“Consumers want to actively participate in the handmade cigar category, but there’s not really that much opportunity to either buy a cigar or enjoy one in a lounge because the prevalence of cigar shops and lounges is relatively low compared to the number of cigar smokers in the U.S. So I believe that we have an obligation as a leader to actually create those vital occasions, whether they be viable retail stores or online platforms.”
This desire to create new smoking opportunities is a driving force at General Cigar Co. today. The company is active online through its e-commerce website, CigarsInternational.com, and it has been busy expanding the brick-and-mortar footprint of the Cigars International stores with locations in Texas and Pennsylvania, as well as several new stores that are planned to open in Florida. Another key component in the company’s plans to increase engagement and demand is the recently relaunched consumer-centric website, CigarWorld.com.
General Cigar Co. owes much of its transformation and successes in recent years to “Fueling the Growth,” a program implemented in 2018 by STG that was designed to increase shareholder value and stimulate growth. The program had several initiatives that included an organizational restructuring, improved operational efficiency, a realignment of commercial resources and a new global procurement setup. This program was built on the concept of a new operating model that challenged everyone at STG and its subsidiaries to reevaluate how the different departments and its employees worked together and who was responsible for what. Broersma credits this transformative program with making General Cigar Co.’s workforce more efficient, allowing the various departments and their employees to work more smoothly together. This has also enabled the company to integrate new companies and their employees with ease and less confusion.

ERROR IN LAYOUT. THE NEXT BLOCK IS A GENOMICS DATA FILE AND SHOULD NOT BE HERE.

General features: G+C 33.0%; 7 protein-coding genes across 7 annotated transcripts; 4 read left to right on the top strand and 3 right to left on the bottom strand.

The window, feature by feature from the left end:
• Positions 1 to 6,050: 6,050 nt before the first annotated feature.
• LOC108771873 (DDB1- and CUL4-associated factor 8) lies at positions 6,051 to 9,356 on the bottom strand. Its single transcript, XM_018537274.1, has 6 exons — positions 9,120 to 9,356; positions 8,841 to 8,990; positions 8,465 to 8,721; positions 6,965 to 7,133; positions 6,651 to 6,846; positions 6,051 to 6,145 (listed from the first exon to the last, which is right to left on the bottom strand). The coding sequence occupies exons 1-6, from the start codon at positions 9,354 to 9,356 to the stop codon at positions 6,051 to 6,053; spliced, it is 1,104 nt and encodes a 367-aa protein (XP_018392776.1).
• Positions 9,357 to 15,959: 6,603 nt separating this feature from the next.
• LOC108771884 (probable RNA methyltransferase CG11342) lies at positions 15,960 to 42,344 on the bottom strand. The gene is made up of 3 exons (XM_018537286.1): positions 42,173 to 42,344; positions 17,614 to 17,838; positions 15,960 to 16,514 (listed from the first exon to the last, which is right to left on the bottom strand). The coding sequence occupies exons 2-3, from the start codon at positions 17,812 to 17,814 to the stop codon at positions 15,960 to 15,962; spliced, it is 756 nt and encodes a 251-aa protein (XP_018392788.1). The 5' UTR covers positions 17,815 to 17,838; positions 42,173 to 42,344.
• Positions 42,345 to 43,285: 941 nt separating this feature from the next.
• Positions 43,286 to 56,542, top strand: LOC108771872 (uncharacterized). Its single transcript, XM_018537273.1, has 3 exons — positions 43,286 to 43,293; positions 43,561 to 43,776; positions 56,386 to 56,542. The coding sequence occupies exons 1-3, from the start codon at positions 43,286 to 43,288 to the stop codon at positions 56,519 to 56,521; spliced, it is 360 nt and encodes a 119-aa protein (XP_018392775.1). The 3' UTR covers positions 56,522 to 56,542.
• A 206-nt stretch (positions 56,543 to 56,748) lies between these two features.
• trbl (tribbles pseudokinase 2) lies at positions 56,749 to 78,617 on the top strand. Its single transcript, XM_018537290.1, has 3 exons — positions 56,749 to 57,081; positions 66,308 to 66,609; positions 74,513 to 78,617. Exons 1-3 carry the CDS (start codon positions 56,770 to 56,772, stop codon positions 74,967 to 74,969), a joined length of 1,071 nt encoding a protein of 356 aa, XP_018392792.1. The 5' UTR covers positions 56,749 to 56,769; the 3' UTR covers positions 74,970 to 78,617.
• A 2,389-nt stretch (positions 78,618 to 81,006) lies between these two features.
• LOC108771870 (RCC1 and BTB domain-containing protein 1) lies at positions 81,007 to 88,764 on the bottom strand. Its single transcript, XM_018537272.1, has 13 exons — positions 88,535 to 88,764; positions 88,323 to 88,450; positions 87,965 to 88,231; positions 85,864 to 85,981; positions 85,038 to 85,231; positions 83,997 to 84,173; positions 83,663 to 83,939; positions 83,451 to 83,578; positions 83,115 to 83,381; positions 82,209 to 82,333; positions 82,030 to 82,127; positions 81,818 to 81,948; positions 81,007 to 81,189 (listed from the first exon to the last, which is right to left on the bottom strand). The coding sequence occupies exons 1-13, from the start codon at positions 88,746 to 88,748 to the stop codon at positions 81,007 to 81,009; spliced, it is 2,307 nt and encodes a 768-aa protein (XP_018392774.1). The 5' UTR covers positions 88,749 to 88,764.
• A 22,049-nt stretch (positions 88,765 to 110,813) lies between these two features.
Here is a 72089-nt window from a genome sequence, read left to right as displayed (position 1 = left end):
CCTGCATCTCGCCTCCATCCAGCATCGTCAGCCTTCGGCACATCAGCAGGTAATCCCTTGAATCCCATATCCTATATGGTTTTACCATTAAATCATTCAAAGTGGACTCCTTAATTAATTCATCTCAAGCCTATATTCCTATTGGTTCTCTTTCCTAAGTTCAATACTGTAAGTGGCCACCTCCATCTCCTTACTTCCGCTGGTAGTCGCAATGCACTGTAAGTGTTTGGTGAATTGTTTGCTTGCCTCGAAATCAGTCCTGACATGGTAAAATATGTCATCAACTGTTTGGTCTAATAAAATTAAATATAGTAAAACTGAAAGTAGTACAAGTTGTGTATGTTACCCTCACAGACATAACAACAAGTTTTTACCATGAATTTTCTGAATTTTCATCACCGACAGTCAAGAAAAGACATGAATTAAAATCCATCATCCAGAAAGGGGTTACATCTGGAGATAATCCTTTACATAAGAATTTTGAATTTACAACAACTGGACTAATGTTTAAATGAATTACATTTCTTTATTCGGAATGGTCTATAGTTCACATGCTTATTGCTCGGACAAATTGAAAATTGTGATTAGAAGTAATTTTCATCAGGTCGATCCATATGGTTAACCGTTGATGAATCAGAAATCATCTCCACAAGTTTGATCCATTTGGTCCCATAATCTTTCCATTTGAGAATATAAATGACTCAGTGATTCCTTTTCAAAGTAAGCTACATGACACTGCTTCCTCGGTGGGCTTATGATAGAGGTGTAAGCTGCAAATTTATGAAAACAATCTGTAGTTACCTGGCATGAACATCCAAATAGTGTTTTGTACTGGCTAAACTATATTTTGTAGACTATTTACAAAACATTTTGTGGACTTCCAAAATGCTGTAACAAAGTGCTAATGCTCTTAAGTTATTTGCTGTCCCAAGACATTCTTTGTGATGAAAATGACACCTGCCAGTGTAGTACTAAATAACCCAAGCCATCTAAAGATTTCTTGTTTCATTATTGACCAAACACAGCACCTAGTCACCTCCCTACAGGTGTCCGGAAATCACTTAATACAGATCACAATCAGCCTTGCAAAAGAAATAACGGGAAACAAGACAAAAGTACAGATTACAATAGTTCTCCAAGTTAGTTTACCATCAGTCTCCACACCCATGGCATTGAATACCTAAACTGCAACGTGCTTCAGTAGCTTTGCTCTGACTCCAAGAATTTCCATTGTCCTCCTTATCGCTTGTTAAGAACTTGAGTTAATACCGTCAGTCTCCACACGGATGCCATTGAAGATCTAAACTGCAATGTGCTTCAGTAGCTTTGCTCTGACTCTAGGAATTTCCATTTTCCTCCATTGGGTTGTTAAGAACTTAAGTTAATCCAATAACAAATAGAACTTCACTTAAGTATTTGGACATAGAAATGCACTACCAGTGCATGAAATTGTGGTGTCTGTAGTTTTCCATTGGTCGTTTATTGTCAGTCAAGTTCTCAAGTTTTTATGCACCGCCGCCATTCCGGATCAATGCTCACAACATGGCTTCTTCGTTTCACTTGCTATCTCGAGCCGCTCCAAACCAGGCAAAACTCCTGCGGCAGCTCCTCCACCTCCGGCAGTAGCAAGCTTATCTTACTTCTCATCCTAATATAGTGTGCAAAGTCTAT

“The new operating model, Fueling the Growth, is really about how the company’s functions work together. One of the reasons why everything was standardized is that it is way easier to integrate a new company when you are set up like this. So for example, now with the [Royal] Agio acquisition, it was easier to integrate them because the finance people report to finance, the logistics people go to logistics, the factory people go to the factory, and commercial people report to me.”
General Cigar Co.’s DNA
News broke in late 2019 that STG would be acquiring Royal Agio Cigars, a leading European manufacturer of machine-made and handmade cigar products. As Broersma explained, STG had been considering Royal Agio as a potential acquisition because much of its business fit well with the company’s portfolio of tobacco produces. Royal Agio’s machine-made cigar products, Panter and Mehari’s, were of particular interest to STG because they both performed well in the European market. Due to STG’s Fueling the Growth program, integrating Royal Agio into STG and General Cigar Co.’s business model was a smooth and easy process.